On 26 March 2018 Turkish Navy started its spring exercise Deniz Yıldızı 2018. Ships departed from their ports and the first phase of the exercise was held in the Marmara Sea. On 27 March 2018 Turkish warships passed northbound through Istanbul and continued the exercise in the Black Sea. The exercise will end on 5th April

Though it has not been officially announced, the decommissioned oiler ex Binbaşı Saadetin Gürcan, that was observed being towed to the Black Sea in February is believed to be sunk as a target.

This weekend these warships are dispersed all over the ports in the Black Sea for a well earned weekend break. Turkish warships are simultaneously visiting Bulgaria, Georgia, Romania, and Ukraine. It is neither an easy nor a simple act of sending 8 warships to foreign cities for port visits and small scale exercises at the same time.

The list of the warships taking part in the exercise and their port of call for the weekend is below:

Number Name Type Port Country
S-360 1. İnönü Submarine Varna Bulgaria
P-1207 Tekirdağ Patrol Boat Varna Bulgaria
A-578 Darıca Tug Varna Bulgaria
F-242 Fatih Frigate Batumi Georgia
P-343 Volkan Fast Attack Craft Batumi Georgia
F-504 Bartın Frigate Constanta Romania
P-331 Kalkan Fast Attack Craft Constanta Romania
Novorossiysk Russia
Novorossiysk Russia
A-572 Yüzbaşı İhsan Tulunay Tanker Giresun Turkey
F-240 Yavuz Frigate Hopa Turkey
P-341 Martı Fast Attack Craft İğneada Turkey
S-350 Yıldıray Submarine Karadeniz Ereğli Turkey
A-580 Akar Tanker Karadeniz Ereğli Turkey
F-245 Oruçreis Frigate Rize Turkey
F-247 Kemalreis Frigate Samsun Turkey
S-349 Batıray Submarine Samsun Turkey
F-243 Yıldırım Frigate Sinop Turkey
F-500 Bozcaada Corvette Trabzon Turkey
P-335 İmbat Fast Attack Craft Trabzon Turkey
P-336 Zıpkın Fast Attack Craft Zonguldak Turkey
F-246 Salihreis Frigate Odessa Ukraine
F-512 Büyükada Corvette Odessa Ukraine

It is interesting to note that Novorossiysk, Russia was declared the fifth foreign port of call by Turkish Navy on 16th March 2018, in the pre-exercise press release. However, Novorossiysk was not mentioned by the daily dispatch of Turkish General Staff on 31st March 2018, as one of the ports where Turkish Navy ships are conducting a visit.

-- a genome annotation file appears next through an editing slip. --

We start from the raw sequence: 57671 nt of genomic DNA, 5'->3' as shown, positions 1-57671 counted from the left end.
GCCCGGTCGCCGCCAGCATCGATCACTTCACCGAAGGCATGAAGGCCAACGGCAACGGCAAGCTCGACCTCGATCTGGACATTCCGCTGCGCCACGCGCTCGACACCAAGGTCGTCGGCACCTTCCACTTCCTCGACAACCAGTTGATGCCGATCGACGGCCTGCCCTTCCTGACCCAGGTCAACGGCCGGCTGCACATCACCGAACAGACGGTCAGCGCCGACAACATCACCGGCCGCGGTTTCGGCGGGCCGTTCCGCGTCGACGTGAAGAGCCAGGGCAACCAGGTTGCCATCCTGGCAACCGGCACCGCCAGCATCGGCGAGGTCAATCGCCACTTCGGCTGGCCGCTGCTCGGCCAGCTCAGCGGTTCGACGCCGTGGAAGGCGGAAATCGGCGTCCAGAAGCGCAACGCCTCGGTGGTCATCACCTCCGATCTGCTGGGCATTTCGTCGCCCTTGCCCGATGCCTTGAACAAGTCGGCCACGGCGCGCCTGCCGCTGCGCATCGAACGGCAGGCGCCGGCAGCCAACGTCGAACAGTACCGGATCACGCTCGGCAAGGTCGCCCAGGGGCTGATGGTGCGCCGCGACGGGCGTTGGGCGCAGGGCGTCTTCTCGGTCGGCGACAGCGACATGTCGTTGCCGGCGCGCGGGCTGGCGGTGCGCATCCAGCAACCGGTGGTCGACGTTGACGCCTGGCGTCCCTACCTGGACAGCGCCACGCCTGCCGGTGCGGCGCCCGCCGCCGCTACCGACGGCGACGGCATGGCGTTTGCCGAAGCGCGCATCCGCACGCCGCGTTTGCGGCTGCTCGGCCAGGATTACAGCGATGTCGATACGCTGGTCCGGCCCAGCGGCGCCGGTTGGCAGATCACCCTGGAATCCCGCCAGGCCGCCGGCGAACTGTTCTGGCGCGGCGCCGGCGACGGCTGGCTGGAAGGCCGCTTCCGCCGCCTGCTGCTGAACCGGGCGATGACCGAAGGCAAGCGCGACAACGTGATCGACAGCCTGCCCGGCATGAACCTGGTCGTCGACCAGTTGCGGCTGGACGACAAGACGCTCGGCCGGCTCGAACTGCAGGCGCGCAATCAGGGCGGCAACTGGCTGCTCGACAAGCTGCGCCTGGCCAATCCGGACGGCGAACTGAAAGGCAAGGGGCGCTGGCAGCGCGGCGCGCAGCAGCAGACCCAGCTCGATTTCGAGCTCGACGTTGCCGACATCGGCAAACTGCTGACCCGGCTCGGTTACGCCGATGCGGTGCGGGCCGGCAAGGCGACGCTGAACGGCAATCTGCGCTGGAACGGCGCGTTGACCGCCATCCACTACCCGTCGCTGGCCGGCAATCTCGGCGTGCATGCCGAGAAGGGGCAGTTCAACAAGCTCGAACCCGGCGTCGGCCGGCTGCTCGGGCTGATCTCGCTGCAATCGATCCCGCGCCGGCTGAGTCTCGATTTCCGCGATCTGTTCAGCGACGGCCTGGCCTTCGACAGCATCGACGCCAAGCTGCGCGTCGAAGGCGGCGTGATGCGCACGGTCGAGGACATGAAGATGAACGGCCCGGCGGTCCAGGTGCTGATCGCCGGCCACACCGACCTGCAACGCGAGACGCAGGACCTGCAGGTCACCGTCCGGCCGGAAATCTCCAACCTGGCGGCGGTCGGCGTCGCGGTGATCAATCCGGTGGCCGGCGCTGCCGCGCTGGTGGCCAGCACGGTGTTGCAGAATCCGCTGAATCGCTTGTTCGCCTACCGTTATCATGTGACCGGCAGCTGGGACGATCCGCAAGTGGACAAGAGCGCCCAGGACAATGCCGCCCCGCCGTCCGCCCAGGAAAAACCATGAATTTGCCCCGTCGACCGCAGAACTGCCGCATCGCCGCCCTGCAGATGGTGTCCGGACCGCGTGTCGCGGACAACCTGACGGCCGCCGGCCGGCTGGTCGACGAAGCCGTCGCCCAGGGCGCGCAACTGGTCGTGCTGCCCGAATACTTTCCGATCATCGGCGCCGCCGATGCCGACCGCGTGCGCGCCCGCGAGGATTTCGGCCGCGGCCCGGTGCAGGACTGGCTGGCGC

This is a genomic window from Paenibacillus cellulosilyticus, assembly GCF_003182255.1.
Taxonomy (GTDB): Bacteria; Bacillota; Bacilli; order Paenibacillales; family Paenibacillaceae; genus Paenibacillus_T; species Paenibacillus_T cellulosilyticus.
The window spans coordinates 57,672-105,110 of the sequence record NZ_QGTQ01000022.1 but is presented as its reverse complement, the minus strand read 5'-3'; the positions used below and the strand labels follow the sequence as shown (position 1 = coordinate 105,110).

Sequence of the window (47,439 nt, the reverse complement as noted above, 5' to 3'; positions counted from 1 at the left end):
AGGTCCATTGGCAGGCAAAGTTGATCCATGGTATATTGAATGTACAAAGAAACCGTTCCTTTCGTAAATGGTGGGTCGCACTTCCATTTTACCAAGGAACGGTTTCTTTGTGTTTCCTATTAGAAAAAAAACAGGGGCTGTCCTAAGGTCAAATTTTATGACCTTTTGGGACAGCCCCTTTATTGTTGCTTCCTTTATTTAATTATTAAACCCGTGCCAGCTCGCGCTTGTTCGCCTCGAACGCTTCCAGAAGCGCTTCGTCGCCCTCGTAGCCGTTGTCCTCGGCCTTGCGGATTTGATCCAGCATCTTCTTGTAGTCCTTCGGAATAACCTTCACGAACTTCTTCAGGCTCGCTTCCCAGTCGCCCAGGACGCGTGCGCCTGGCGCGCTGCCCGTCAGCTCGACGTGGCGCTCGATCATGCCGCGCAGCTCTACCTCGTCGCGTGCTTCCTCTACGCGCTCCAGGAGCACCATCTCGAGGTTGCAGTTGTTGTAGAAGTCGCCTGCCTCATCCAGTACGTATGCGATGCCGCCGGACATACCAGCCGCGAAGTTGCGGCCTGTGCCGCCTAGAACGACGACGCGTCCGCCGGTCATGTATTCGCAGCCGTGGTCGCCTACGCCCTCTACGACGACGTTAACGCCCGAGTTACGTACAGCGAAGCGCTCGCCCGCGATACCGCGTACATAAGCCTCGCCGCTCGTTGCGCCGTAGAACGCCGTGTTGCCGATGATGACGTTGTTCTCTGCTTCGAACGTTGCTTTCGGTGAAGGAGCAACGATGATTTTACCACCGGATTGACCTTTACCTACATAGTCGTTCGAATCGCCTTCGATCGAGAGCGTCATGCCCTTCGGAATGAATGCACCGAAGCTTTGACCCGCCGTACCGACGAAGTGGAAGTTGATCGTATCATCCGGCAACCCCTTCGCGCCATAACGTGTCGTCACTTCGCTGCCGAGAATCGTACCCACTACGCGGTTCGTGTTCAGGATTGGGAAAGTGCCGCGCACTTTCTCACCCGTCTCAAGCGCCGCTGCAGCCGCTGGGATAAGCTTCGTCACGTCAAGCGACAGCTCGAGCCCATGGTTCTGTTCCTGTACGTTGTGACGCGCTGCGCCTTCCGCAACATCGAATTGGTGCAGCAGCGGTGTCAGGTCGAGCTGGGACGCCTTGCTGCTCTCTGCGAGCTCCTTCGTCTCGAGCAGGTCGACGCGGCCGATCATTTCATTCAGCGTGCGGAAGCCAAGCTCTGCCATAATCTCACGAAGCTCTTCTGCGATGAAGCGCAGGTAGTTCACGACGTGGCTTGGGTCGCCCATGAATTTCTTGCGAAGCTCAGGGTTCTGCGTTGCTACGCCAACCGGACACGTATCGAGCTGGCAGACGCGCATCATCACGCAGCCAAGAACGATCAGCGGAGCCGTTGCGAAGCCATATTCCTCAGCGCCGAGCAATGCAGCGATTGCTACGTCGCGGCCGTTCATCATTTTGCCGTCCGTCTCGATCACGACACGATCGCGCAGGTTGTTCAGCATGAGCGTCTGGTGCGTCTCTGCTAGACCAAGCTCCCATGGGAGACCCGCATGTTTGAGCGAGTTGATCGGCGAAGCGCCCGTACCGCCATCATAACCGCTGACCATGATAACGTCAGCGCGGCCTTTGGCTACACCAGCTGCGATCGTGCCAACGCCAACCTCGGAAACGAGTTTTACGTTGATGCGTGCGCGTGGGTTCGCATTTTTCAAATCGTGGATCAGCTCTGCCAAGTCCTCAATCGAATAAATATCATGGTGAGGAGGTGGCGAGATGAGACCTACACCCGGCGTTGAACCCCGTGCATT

On the other hand, the same dispatch mentioned 23 warships are taking part in the Deniz Yıldızı exercise but only disclosed names and location of 21 warships. So there could be two warships conducting a port visit in Novorossiysk, Russia or not.

Another interesting thing to note is the absence of Gabya ex-Perry class frigates. Turkish Navy operates 8 Gabya class frigates. None was observed to pass to the Black Sea recently.

Here are the photos of some of the participants:

A-572 TCG Yüzbaşı İhsan Tulunay.

A-580 TCG Akar

F-243 TCG Yıldırım. Note the new ESM mast.

F-245 TCG Oruçreis

F-247 TCG Kemalreis

F-500 TCG Bozcaada

F-504 TCG Bartın. Both TCG Bozcaada and TCG Bartın have their original MM-38 Exocet missiles still installed.

F-512 TCG Büyükada

TCG İmbat

P-343 TCG Volkan

NATO Task Forces Arrive In Bulgarian Ports

Romanian frigate ROS Regele Ferdinand (left) and Turkish frigate TCG Gaziantep (right). The mast of the HMS Duncan is visible at the background. Photo: BTA

After meeting up in Constanta, Romania last week, the both UK led NATO maritime task forces  SNMG-2 and SNMCMG-2 have arrived in Bulgaria.

The mine countermeasure warfare task force made a port call in Burgas while the naval task force arrived in Varna.

Standing NATO Mine Counter Measures Group Two (SNMCMG2), under the command of Royal Navy Commander Justin Hains, will depart from Burgas on 11th February. The task group consists of the Romanian minesweeper ROS Lupu Dinescu, Turkish mine hunter M-270 TCG Akçay and  H-88 HMS Enterprise the flagship of the task force.

Standing NATO Group Two (SNMG2), under the command of Royal Navy Commodore Mike Utley OBE, will depart from Varna on 11th February. The task group consists of the Romanian frigate F-221 ROS Regele Ferdinand, Turkish frigate F-490 TCG Gaziantep and D-37 HMS Duncan the flagship of the task force.

TCG Akçay Discovers An Old Mine Off Romanian Coast

M-270 TCG Akçay, seen here passing northbound through Istanbul 16 days ago.

Aydın class minehunter TCG Akçay has discovered a mine probably a relic of Second World War, as she was conducting training operations with SNMCMG-2 off the coast of Romania.

The NATO task force made its northbound passage through Turkish Straits 16 days ago.

The mine was discovered at 8 A.M. local time while TCG AKÇAY, under the command of Turkish Navy Lieutenant Commander Abdulla Yildiz, was using her mine hunting sonar to scan the sea bed and the water below her. The crew detected an object, which was thought to be a potential mine.  TCG AKÇAY then used her Remote Controlled Mine Discovery Vehicle (RCMDV) to investigate the possible mine further.  The RCMDV is remotely controlled from the mine hunter and used to identify mine-like objects using an onboard camera. If necessary, the RCMDV can also lay a 100kg explosive charge to destroy the mine.

SNMCMG2 was conducting mine countermeasure training with the Romanian Navy just off the Romanian coast near Constanta when the historic ordinance was discovered.  The area in question is shown on maritime charts as a formally mined area and this means that this is likely to be an historic mine.  The mine sits on the seabed at approximately 40 metres depth.  Images show that the mine is still attached to the ‘sinker’ or weight, which means that it likely didn’t deploy correctly when it was laid. Normally these mines were suspended mid water, attached to the weight on the seabed.